Hyneria a weighs two tons and is five meters long. She's an insatiable carnivore.
— Allen, about Hyneria

Hyneria ("From Hyner") is an extinct genus of lobe-finned fish from the Devonian period around 360 MYA.



Hyneria lived during the late Devonian Era 360-350 million years ago. It shared the waters with Dunkleosteus, Stethacanthus, and other sea animals and was one of the top predators of its time.


Hyneria was the second top predator of its time, after the monstrous Dunkleosteus. They measured five meters in length and weighed 2 tons. It had a solid bony skeleton, stout muscular fins and was covered in large scales. It also had powerful jaws and sharp teeth, and could swim fast, making it a deadly predator. It used keen eyesight and an acute sense of smell to detect prey, such as large fish and even primitive amphibians, such as Hynerpeton and Stethacanthus.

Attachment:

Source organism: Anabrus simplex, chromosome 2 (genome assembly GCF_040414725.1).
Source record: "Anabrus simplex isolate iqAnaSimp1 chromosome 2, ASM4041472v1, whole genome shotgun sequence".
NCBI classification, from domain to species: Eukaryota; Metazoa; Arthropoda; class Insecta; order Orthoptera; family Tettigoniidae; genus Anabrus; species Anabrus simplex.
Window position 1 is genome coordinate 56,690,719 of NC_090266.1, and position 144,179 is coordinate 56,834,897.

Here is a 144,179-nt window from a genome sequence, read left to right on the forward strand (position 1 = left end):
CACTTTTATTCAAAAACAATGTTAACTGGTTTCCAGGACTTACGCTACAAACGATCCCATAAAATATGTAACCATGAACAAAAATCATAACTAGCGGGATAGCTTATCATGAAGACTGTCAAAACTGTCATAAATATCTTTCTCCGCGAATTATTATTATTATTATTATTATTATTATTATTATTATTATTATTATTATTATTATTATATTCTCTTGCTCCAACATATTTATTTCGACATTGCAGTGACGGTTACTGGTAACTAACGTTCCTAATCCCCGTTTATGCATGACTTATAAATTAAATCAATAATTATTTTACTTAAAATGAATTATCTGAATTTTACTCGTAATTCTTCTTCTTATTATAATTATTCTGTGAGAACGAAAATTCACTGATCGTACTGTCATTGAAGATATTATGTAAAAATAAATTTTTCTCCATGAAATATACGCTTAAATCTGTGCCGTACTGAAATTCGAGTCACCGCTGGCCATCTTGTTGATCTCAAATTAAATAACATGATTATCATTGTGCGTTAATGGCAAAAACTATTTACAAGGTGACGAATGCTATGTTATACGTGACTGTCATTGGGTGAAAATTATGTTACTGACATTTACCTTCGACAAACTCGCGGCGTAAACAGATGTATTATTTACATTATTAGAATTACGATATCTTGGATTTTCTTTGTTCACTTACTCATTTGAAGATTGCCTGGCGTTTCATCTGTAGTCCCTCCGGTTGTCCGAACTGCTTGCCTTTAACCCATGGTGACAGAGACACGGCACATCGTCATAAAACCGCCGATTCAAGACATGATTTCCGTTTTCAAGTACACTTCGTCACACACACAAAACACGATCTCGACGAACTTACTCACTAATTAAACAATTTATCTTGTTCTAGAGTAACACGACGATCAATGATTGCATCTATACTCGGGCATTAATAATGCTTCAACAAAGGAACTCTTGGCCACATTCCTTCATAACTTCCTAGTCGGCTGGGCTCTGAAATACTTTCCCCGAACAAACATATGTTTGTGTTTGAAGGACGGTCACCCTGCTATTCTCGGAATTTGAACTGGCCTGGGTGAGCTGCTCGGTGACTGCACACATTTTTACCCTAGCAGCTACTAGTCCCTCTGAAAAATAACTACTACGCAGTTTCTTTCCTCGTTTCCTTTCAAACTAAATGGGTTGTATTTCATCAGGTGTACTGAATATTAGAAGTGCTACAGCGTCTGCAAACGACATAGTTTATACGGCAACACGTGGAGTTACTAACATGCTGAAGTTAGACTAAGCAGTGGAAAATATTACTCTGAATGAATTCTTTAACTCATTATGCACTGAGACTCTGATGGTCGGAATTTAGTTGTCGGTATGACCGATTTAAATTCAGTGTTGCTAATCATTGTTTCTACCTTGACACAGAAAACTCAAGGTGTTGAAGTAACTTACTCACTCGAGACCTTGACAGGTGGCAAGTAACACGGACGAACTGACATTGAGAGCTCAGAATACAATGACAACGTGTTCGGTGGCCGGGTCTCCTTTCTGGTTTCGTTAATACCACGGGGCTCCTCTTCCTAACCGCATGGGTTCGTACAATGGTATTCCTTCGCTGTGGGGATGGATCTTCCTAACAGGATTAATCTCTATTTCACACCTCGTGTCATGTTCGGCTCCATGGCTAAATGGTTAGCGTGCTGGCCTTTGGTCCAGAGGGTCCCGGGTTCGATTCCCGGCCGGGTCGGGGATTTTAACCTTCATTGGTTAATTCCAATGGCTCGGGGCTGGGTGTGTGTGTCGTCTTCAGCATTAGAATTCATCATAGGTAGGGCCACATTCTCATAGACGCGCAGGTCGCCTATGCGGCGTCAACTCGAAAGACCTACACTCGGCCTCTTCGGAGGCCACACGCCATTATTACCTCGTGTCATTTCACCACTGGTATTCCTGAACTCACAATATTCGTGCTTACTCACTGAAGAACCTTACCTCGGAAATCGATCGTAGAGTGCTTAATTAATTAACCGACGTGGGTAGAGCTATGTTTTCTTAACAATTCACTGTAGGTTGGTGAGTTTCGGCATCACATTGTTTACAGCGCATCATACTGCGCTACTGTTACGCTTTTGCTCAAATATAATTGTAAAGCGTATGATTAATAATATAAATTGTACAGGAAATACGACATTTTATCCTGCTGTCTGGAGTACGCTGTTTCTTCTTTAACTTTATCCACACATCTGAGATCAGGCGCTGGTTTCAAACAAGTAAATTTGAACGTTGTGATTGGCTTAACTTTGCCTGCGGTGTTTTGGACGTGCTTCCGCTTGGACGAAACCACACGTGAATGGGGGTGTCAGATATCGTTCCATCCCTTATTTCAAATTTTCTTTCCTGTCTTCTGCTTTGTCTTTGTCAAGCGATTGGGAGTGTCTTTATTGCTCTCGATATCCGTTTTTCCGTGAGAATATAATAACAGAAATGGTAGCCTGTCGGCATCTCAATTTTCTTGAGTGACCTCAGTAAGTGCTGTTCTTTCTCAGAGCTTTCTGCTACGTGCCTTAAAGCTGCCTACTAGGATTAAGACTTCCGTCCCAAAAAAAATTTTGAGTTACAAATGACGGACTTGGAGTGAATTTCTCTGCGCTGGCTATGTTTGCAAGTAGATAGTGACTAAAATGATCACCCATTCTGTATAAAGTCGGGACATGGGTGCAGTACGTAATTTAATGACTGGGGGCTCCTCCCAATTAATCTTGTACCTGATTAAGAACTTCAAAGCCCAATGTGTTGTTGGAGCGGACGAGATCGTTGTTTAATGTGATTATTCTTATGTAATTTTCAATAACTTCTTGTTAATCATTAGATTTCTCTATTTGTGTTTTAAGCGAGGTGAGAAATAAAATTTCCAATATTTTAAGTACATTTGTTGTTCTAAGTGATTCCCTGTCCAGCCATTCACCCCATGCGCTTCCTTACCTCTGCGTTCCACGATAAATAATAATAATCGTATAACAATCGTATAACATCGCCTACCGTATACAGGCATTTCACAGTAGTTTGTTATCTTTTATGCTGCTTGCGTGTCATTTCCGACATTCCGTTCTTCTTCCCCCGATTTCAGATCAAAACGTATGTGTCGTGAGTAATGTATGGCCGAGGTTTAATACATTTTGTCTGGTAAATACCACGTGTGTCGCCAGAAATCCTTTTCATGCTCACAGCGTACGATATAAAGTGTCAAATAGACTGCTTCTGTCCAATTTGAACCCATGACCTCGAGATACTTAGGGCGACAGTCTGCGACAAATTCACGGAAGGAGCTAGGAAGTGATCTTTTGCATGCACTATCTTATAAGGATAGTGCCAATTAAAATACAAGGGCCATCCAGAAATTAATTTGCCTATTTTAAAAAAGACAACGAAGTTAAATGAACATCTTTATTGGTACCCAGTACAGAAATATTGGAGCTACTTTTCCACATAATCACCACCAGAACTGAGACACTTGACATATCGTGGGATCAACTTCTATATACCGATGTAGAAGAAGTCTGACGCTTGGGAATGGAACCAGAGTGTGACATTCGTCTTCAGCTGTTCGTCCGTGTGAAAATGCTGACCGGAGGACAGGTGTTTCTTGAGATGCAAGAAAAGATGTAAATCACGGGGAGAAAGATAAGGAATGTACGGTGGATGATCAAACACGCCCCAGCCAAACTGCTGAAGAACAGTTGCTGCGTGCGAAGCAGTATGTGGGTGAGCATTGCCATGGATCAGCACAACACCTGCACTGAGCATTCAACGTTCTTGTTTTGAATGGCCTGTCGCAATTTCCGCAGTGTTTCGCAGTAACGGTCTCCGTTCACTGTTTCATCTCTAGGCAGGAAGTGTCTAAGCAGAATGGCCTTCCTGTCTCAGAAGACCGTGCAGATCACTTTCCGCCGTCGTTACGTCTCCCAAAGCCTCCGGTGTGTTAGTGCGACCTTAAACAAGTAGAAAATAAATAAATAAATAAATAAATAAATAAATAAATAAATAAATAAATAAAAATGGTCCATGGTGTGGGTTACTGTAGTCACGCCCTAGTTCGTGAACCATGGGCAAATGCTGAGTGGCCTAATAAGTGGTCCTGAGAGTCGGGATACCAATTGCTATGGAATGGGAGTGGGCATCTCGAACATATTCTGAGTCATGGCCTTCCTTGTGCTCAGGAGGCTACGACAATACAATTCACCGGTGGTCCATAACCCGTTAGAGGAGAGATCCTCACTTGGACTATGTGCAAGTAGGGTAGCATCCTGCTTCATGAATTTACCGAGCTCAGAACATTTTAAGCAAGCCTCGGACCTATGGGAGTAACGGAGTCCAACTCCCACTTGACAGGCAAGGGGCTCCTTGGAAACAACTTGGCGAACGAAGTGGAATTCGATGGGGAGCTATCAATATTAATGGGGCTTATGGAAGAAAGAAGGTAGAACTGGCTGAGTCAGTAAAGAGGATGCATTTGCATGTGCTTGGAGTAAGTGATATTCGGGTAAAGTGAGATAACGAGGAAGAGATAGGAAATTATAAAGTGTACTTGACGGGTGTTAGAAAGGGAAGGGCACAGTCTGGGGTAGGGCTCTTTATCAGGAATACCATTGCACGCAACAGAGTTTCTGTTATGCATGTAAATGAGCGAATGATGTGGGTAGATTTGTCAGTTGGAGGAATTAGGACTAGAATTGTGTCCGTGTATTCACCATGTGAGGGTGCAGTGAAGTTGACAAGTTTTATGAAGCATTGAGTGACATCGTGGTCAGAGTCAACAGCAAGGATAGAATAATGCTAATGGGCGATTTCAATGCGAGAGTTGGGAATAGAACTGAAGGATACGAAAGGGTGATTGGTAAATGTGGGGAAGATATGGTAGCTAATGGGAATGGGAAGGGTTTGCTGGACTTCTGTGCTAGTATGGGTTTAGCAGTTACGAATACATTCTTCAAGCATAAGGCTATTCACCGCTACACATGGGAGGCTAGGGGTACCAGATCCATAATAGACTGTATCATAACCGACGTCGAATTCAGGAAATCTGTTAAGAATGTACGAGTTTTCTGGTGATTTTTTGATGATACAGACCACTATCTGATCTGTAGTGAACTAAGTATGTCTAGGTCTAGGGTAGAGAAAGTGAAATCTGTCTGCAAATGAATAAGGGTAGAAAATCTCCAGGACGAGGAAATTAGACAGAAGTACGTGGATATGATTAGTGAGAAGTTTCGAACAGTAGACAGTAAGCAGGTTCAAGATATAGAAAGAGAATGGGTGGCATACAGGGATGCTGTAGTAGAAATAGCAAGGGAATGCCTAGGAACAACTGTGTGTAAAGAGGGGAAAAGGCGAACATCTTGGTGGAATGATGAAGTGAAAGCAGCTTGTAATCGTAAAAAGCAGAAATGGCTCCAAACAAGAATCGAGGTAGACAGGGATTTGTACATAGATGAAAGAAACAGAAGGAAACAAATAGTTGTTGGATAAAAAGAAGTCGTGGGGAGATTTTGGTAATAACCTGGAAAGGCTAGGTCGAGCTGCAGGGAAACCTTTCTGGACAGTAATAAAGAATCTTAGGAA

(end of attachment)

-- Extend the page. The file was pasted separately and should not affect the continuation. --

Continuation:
Hyneria was a solitary hunter, living in lakes, rivers, and even the oceans, however, they were insatiable carnivores. Although a flesh-eating fish, Hyneria could attack like a killer whale after a seal. Only just missing their prey, but they had remarkably powerful fins and could take their prey by surprise.